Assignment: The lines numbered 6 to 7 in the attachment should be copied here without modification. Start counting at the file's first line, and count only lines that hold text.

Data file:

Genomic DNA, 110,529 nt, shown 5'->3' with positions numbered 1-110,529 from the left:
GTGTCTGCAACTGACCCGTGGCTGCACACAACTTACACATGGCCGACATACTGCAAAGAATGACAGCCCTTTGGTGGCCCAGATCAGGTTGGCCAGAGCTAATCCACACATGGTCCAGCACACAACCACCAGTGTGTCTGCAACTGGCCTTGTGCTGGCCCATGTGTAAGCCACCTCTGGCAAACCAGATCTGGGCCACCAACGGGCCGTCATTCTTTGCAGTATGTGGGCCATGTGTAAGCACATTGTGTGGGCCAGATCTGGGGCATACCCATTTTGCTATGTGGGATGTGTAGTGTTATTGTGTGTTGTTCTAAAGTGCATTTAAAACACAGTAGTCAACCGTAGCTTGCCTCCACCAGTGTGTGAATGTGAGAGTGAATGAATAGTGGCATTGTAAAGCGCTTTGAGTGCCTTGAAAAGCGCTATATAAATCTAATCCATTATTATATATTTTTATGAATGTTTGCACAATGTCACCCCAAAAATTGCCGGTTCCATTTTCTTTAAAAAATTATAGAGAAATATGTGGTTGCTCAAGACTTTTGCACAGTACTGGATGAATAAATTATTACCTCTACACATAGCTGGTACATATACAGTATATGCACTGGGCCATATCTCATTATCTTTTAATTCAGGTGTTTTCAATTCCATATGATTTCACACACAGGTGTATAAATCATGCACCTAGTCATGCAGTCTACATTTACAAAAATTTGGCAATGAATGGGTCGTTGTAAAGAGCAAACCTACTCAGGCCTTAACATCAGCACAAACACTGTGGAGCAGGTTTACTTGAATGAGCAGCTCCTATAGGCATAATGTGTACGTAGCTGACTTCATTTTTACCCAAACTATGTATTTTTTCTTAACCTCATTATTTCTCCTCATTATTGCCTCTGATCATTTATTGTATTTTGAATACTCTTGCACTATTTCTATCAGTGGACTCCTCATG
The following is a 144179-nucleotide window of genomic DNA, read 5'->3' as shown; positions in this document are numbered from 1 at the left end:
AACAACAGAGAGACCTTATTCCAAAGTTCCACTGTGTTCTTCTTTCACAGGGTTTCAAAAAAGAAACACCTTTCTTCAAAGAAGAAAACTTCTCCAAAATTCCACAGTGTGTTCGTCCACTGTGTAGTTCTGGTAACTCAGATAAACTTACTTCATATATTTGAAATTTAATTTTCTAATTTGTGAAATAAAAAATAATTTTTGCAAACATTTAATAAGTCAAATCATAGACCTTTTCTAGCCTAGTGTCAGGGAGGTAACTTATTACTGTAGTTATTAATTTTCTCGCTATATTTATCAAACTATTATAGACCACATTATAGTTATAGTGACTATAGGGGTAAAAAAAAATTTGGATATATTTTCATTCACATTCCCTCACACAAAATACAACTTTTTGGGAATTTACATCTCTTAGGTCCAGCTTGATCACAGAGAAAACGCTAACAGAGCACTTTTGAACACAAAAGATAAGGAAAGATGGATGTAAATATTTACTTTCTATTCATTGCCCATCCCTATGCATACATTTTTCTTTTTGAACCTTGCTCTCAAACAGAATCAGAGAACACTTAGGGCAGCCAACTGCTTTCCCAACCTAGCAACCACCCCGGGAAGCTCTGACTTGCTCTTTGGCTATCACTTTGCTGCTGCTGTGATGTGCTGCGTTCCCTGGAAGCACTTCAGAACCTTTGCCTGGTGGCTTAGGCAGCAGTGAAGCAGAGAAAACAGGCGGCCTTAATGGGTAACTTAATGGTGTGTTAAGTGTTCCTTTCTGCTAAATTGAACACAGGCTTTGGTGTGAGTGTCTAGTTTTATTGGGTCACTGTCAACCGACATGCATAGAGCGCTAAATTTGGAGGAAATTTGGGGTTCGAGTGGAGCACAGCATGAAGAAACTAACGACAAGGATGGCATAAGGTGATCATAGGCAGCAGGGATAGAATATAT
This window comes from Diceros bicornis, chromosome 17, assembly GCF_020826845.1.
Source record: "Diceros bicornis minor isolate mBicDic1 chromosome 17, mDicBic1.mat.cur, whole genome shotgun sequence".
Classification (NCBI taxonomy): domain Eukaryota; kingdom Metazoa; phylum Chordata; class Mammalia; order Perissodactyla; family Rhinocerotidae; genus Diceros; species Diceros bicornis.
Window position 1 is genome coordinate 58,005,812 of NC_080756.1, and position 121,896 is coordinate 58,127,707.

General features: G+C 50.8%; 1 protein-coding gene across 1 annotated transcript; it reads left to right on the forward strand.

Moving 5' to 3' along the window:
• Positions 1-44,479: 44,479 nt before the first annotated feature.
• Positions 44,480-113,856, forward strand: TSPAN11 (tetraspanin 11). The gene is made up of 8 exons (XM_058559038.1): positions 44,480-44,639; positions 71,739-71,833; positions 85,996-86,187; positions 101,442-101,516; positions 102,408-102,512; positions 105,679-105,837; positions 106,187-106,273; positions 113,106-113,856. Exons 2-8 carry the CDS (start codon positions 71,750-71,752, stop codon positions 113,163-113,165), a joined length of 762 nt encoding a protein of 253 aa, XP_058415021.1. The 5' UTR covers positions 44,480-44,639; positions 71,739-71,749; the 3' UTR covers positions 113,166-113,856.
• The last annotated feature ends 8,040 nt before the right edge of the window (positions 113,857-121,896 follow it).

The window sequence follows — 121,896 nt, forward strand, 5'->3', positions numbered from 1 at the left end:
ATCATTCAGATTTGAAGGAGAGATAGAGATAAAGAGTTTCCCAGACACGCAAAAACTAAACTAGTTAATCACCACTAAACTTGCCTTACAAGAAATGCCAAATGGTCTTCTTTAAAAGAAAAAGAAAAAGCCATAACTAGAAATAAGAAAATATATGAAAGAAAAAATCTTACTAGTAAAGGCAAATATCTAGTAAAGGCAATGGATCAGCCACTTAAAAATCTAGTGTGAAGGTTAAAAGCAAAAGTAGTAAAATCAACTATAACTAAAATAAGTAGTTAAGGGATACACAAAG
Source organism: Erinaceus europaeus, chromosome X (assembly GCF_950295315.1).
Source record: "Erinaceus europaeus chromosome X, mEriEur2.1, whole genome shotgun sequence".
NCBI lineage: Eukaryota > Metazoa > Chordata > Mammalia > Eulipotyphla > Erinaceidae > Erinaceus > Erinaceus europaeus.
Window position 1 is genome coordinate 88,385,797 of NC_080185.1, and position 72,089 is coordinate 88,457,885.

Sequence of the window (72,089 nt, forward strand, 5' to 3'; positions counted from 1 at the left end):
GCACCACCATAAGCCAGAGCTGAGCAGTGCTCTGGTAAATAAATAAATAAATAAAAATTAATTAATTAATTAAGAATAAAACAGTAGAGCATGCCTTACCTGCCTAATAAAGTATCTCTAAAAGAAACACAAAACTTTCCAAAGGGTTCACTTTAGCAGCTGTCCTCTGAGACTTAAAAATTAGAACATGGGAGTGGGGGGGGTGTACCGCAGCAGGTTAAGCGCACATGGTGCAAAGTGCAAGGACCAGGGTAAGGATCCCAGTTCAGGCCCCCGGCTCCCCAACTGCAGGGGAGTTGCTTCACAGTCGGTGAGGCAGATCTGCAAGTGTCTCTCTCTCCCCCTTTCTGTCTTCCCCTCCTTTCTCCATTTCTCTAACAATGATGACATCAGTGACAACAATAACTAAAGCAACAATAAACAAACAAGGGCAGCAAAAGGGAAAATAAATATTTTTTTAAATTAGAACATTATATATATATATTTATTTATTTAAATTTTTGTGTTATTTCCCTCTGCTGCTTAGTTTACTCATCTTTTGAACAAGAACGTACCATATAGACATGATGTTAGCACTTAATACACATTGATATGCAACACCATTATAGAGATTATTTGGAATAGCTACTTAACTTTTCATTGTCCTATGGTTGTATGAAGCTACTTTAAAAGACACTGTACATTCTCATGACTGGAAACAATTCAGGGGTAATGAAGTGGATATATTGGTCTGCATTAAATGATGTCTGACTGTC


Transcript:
Source record: "Diceros bicornis minor isolate mBicDic1 chromosome 17, mDicBic1.mat.cur, whole genome shotgun sequence".
Classification (NCBI taxonomy): domain Eukaryota; kingdom Metazoa; phylum Chordata; class Mammalia; order Perissodactyla; family Rhinocerotidae; genus Diceros; species Diceros bicornis.